I bought a couple slotted angle brackets that were brass plated for standards but they were only tall enough for4x5, not 8x10. One problem is you still end up with Frankenstein look, having selected different style parts from six different companies - no design continuity.

    Murray
     
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  15. Murray@uptowngallery

    Murray@uptowngallery Member

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    Oops, I commented on window parts too not having seen the previous reference.

    I looked at the knobsknockers site (hmmm...disappointing, no actually, nice stuff!)

    I bould a similar straight version of the 704PB at a local hardware store. I could not envision what purpose the curved (as in 704PB) one woul serve for a view camera, unless you wanted rise and tilt without being able to control them individually!

    I avoided the ones with the fixed incremental stops and chose a fully slotted frictional clamping one.

    Murray

    Murray
     
  16. Murray@uptowngallery

    Murray@uptowngallery Member

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    http://www.pathcom.com/~vhchan/

    This guy is heavily into photography, optics, cnc hobby built machine tools, and has a picture of his homemade CNC mill making a brass camera part.

    I don't know if he can be talked into custom parts, but's it worth a site visit.

    Murray
     
  17. barryjyoung

    barryjyoung Member

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    OK, If I see enough interest to warrant a run of anything, I will make it. The problem is that one guy who wants one knob for a camera that is rare beyond belief is appalled at the cost. If you want something for an unusual camera, please consider that the machinist has to do the research, order the material (there is always a minumum, so it costs maybe $100 to get the bar of unobtanium metal you need your knob made of. Then he has to match the knurling tool, another $50 and an hour and a half at the tool company. Then he has to set up his machines for one knob. One that he will never make again as long as the sun shines. When you see the hardware at Lowes and a similar knob (well really it is a plumbing fixture) sells for a quarter of a dollar you start thinking the guy hosed you. Well, not really. How much time was spent in communications? How many people bought the gizmo at Lowes? How much time did the manufacturer spend per part on research? Anyway, before I talk myself out of this, tell me if you need some parts, but if they are for something only you have, please expect sticker shock. If they are something common, maybe not so much. An example is due. I was making a bunch of screws for obsolete hand woodworking tools made by a company whose name begins with S. These were special screws for their long obsolete #55 hand plane. Impossible to find anywhere because the manufacturer used a special pitch screw so you would have to buy from them. Well, I made a couple hundred of the unobtaianable screws. The first tool dealer I talked to bought them all at $2 each and complained for hours about the price. At the next tool show, I saw him sell the last of them at $8 each. When he turned to me and asked for more, I said "Gee John, if you hadn't complained so loudly about how I was screwing you, I would be happy to fill your order". Anybody need any special parts?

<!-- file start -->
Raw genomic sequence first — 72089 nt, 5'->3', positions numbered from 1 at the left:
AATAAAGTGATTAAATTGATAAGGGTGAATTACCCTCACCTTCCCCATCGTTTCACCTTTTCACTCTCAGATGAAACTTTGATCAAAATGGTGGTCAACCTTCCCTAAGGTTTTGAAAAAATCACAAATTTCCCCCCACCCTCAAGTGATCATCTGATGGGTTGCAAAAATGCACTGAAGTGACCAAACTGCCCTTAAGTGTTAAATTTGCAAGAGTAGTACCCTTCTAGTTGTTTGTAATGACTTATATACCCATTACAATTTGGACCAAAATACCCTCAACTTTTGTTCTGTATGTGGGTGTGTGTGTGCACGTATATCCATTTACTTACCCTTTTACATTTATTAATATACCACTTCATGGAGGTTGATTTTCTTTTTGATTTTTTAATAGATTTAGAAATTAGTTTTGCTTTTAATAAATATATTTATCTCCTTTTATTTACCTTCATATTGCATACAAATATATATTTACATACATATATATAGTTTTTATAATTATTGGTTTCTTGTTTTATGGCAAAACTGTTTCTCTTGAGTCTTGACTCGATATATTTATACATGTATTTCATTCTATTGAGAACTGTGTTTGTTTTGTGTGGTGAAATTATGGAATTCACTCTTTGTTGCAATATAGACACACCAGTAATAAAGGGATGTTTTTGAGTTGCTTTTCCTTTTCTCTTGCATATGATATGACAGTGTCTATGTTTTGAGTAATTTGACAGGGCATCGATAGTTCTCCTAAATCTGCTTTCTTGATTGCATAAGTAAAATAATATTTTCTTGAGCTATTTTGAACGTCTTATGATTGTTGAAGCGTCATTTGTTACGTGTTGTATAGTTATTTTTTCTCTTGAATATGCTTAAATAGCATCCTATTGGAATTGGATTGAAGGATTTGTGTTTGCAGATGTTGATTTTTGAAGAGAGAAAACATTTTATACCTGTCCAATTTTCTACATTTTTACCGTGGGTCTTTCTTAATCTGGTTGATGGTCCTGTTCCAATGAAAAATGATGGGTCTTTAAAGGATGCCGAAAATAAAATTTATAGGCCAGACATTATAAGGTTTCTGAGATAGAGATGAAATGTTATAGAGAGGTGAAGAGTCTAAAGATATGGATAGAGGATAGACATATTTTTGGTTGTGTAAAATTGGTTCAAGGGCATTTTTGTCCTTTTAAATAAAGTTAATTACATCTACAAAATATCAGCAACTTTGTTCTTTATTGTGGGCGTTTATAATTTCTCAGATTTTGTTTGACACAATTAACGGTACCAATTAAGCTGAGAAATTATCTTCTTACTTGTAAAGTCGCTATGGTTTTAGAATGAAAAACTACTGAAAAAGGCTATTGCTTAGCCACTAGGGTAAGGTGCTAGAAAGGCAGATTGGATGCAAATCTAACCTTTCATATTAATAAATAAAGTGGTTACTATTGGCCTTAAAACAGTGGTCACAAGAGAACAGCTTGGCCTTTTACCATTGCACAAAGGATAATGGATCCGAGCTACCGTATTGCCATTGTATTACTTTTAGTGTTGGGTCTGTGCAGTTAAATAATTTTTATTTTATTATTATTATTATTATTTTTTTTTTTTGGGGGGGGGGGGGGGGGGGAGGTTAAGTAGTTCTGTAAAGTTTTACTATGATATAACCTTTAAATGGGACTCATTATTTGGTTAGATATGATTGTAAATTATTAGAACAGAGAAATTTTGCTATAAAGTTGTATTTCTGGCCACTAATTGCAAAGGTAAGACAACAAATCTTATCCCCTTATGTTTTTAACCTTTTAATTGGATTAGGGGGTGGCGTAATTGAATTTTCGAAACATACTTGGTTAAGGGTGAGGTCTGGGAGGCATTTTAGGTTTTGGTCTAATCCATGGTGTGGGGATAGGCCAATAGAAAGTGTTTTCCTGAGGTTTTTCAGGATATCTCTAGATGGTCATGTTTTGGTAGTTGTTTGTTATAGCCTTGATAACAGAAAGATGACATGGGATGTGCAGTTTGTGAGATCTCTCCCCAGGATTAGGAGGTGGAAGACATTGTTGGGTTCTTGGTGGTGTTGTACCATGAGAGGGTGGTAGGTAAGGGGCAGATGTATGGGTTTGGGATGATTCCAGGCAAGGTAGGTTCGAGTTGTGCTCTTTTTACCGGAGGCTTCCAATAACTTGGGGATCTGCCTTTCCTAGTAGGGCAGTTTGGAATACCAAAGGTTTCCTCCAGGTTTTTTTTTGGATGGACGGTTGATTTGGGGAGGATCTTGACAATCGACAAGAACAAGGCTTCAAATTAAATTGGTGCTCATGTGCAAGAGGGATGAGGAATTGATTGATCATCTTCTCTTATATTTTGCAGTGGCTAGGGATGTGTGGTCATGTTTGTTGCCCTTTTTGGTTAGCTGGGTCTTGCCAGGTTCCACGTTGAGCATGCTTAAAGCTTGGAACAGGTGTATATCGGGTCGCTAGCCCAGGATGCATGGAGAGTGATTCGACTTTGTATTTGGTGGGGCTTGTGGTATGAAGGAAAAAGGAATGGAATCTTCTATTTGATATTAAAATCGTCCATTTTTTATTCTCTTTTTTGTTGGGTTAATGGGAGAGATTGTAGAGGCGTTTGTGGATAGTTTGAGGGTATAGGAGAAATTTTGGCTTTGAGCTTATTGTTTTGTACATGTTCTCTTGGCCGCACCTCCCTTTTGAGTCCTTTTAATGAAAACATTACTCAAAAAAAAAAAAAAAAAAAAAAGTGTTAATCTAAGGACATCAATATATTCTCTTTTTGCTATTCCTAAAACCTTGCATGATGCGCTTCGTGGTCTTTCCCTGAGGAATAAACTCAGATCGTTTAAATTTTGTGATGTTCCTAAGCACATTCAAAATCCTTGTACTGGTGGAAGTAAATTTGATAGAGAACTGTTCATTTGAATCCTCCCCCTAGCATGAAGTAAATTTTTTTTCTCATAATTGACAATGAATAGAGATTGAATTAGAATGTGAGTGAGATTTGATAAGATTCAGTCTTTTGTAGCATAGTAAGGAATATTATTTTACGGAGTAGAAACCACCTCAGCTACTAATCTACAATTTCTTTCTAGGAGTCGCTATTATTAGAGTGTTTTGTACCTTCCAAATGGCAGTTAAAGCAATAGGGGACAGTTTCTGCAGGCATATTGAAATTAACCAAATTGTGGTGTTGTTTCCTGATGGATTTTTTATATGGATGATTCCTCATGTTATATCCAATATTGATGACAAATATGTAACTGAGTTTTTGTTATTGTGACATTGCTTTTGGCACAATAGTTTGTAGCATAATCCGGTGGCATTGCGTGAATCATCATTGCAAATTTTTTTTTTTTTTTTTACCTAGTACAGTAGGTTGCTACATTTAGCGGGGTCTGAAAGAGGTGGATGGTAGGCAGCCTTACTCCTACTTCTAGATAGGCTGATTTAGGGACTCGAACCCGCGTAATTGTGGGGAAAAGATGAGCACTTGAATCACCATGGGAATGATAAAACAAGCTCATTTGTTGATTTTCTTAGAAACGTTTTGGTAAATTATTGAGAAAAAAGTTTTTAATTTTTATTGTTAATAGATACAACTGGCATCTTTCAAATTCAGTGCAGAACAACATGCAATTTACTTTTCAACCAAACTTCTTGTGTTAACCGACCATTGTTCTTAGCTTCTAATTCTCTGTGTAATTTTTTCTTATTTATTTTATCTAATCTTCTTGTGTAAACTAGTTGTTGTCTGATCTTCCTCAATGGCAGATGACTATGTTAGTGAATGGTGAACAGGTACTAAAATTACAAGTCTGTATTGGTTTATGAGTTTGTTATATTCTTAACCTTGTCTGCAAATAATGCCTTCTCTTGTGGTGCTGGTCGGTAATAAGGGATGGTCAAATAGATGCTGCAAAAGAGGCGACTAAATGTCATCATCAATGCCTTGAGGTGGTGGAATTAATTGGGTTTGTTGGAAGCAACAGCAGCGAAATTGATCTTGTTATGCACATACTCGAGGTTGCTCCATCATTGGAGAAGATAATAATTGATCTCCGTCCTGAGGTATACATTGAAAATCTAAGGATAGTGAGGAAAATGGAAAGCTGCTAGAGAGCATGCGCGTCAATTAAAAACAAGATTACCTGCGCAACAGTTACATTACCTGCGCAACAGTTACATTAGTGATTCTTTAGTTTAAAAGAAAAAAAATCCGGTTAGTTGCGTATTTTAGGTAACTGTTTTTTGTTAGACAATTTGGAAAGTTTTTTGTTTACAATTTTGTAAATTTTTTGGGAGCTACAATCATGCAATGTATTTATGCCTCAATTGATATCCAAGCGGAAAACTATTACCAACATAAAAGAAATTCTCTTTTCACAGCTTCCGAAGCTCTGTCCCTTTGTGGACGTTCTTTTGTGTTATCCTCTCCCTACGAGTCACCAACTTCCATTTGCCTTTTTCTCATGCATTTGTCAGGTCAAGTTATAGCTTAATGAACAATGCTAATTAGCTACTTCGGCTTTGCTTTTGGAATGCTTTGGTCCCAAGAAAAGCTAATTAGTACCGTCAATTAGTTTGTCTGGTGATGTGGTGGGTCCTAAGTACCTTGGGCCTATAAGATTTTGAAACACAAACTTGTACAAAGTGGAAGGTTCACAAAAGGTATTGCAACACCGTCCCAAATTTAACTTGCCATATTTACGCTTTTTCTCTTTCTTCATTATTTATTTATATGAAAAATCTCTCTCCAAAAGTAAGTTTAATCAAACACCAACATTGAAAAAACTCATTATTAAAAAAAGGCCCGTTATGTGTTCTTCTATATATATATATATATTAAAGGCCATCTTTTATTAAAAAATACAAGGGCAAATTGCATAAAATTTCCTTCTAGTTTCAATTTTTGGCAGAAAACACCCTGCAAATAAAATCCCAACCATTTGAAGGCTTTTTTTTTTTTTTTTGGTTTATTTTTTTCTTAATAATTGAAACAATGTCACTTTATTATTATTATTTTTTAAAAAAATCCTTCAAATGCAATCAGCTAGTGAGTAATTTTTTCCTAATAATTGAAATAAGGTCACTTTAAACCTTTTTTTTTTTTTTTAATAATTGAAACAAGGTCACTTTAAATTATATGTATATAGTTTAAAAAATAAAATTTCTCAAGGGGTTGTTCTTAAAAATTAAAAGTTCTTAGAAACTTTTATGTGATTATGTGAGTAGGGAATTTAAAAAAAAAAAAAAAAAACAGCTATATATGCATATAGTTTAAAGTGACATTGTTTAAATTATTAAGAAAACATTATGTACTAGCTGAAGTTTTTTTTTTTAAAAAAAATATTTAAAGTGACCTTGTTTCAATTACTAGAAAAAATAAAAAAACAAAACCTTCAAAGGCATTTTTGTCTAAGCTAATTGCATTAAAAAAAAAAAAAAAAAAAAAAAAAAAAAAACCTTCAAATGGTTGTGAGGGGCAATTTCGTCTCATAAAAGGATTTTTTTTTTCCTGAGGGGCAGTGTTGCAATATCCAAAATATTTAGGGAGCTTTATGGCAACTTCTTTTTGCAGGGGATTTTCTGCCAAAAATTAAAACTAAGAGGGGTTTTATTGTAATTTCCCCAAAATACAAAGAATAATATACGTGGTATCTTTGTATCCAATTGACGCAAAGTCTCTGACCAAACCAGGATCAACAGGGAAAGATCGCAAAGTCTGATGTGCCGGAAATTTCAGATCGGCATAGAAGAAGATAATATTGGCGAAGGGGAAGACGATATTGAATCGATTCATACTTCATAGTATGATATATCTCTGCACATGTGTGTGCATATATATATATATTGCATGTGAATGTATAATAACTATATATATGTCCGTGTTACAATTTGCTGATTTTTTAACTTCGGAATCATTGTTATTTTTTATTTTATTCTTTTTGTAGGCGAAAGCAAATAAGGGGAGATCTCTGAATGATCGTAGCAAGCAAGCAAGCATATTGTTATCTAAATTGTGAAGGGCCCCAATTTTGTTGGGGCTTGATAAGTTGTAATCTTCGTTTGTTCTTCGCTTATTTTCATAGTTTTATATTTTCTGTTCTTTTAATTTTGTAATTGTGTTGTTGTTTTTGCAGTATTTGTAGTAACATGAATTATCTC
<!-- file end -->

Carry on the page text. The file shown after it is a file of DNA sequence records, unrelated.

Barry Young
    barryjyoung@yahoo.com
     
  18. smieglitz

    smieglitz Subscriber

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    Hi Barry,

    I'm still interested in obtaining some brass knurled knobs in various sizes. I'd be willing to purchase several sets sufficient for a number of view cameras. I don't really have any concern about the style of the knobs if someone else requested a specific clone to a common camera.

    I'd take either diamond or straight knurled pieces. I would like the various sizes to have shoulders with set screws so that I could attach them easily to shafts. If you have a Reid Tool catalog I'd be looking for something like their SKA series only with a set screw instead of a pin. I'd also go for something like the KKT knurled knob series and would even settle for brass knurled blanks without the tapped or reamed holes since I could always do those operations myself (although I'd prefer not to). These items from Reid are adequate but I'm looking for brass knobs, not stainless , steel, or nickel-plated, etc. I want to use them with a dark walnut camera and I think brass would look best.

    If anyone else puts in a request for knobs please let me know what you'll be making for them and chances are I can make it work for me as well.

    I'm leaving on a trip tomorrow so will be out of touch until the 15th, so if you don't hear from me again until then, don't think I've lost interest.

    Thanks,

    Joe
     
  19. barryjyoung

    barryjyoung Member